There were probably more people at Eleanor Rigby’s funeral. Four lads (and a drum machine) who shook the alternative musical world played their first gig in the self-proclaimed world music capital on March 24th 1983 – and nobody came ! Playing the role of Father Mackenzie that night at the short-lived Club Fiasco at the equally short-lived Liverpool Warehouse venue was Roger Hill, punk fanzine editor turned presenter of BBC Radio Merseyside’s “Rockaround” alternative music programme, who recalled the night when he interviewed Wayne and Mark (Gary) on his show immediately prior to the May 1984 date at Liverpool University’s Students Union.
Asked if remembered the show, Marx admitted “Yes, it was the night New Order played – it was practically empty!” (As regular readers of this blog will know, this was not an unusual occurrence for the band outside their native West Yorkshire as late as Spring 1983, but Marx was indeed correct in his recollection, as New Order did indeed play in the city that night, at the State Ballroom on Dale St.)
Hill retorted, “Yes, it was practically empty. There were more of what I thought were roadies but were probably your followers than anybody else…there was a lot of ferocious sort of electrical dancing going on that night.” Later in the same interview, when discussing the differences in the band since the Warehouse gig (“fuller sound…better guitars and amplification”), Hill stated that the concert was “one of the half dozen best I’ve ever been to…It seemed like everyone in the band was off their head. I don’t know if it was the music or anything else (!).Most of what I thought were your roadies were going beserk but down in the body of the Warehouse there wasn’t an awful lot else going on.”
Marx merely replied that “We’re not used to playing at such volume, and when we do, there’s an electricity that runs through us.” Listening to an excellent quality recording of the gig, it’s hard not to agree that there might be another (more chemical ?) reason for the band’s unchained performance. Von misses vocal cues in several songs having sung the memorable couplet “I kissed the curtain, I climbed the carpet” in the set opener. His performance in “Burn” would probably be euphemistically described by veteran American Idol judge Randy Jackson as “pitchy”, whilst the final chorus of “Jolene” is delivered in the voice usual reserved for the final “go go go go GO !” of Floorshow.
Between songs Vons’s mogadon tones merely informed the sparse audience of the age of the various songs “This is an old one. Not that old. Not as old as some of them….This is fairly old” (Adrenochrome), “This is a new one” (Burn) and very appropriately “The newest song of all” after set newcomer “Heartland”. (click on the name of the song to hear this song from the gig, thanks to the generosity of Phil Verne).
After an incendiary “Body Electric”, the band leave the stage briefly before returning for the encore, Craig admitting “It dern’t tek much to gerr us back on”. Returning to the evening’s theme, Von introduces “This is the oldest one of all. Someone else has put this one together, with loads of nice, melodic bits and stuff that we don’t usually bother with much. You get the gist.” The band launch into what turns out to be a somewhat shambolic version of “Gimme Shelter”, Gary messing up one of his mini guitar solos resulting in Von coming in for the second verse in the wrong key, and Craig ending up doing an impromptu bass finale after the good Doktor and the rest of the band have finished.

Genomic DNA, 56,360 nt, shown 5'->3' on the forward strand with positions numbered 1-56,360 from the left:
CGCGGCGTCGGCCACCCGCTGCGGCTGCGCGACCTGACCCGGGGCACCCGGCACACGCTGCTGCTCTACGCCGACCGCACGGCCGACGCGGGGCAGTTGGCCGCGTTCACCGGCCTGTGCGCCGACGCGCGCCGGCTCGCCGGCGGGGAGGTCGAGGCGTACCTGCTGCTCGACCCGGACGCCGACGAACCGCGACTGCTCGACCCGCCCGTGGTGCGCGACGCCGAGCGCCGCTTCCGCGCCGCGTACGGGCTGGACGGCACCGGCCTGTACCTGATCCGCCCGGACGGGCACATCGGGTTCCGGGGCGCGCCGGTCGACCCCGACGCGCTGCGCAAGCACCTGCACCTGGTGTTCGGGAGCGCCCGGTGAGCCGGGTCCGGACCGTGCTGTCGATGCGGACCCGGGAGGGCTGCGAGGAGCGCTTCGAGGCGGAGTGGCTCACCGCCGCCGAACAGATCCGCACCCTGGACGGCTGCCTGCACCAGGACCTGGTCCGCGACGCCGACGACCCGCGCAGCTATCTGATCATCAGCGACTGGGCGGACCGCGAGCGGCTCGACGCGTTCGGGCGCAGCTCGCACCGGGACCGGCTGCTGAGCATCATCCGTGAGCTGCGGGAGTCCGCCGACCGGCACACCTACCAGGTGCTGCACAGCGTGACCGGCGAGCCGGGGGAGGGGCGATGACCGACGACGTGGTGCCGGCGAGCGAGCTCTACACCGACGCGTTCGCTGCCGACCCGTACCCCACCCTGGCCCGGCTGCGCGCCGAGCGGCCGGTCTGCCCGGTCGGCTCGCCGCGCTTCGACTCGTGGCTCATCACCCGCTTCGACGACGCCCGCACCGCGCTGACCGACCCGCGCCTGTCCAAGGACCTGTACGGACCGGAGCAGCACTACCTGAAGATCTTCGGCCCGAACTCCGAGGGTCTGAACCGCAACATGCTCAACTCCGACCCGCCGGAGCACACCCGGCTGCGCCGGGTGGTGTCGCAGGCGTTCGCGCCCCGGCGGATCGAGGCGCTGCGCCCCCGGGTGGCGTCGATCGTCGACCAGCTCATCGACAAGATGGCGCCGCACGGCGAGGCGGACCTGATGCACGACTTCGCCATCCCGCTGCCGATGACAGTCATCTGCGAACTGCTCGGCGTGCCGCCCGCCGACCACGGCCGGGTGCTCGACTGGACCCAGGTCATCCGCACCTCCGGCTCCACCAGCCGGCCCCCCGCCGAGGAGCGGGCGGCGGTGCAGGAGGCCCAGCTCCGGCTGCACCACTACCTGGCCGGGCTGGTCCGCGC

Apart from the audio recording, there is no other memorabilia from the gig (but if you have a ticket, flyer or poster, please share!), although some of the bizarre “exercise book” style flyers for other months of gigs at the Warehouse have seen the light of day, plus a few contemporary photos of other bands on stage there (easily identifiable as “Liverpool Warehouse” was written in big letters on the back wall of the stage). The Warehouse, in common with other legendary Liverpool venues The Cavern and Eric’s, was in a basement of a much older building, and since the closure of Eric’s had become the major live music venue in the city. The venue, part of an actual former warehouse (funnily enough), was gutted by fire a month after the Sisters visit, but as a brick-built building survived, and by my reckoning is now part of the Krazyhouse complex (judging by the address on the flier).
Roger Hill combined a career as a radio presenter (“Rockaround” changed into “Pure Musical Sensations” the longest running alternative radio show on BC local radio) with various other roles on the arts scene and his film “Punk Snow” based on his diaries as a young punk in Liverpool in the late 70’s is now available on YouTube. He also spent some time as a lecturer at the Liverpool Institute of Performing Arts (LIPA), just like his erstwhile interviewee Mr Pearman.
As for TSOM, Eldritch developed a famous disdain for the city, but was happy to use a photo of the Mersey as the backdrop for the cover of the “Floodland” LP in 1987.
My thanks are once again due to Phil Verne for allowing me to access the relevant parts of his massive TSOM audio archive. If anyone has old cassettes of TSOM gathering dust, why not contact him at firstname.lastname@example.org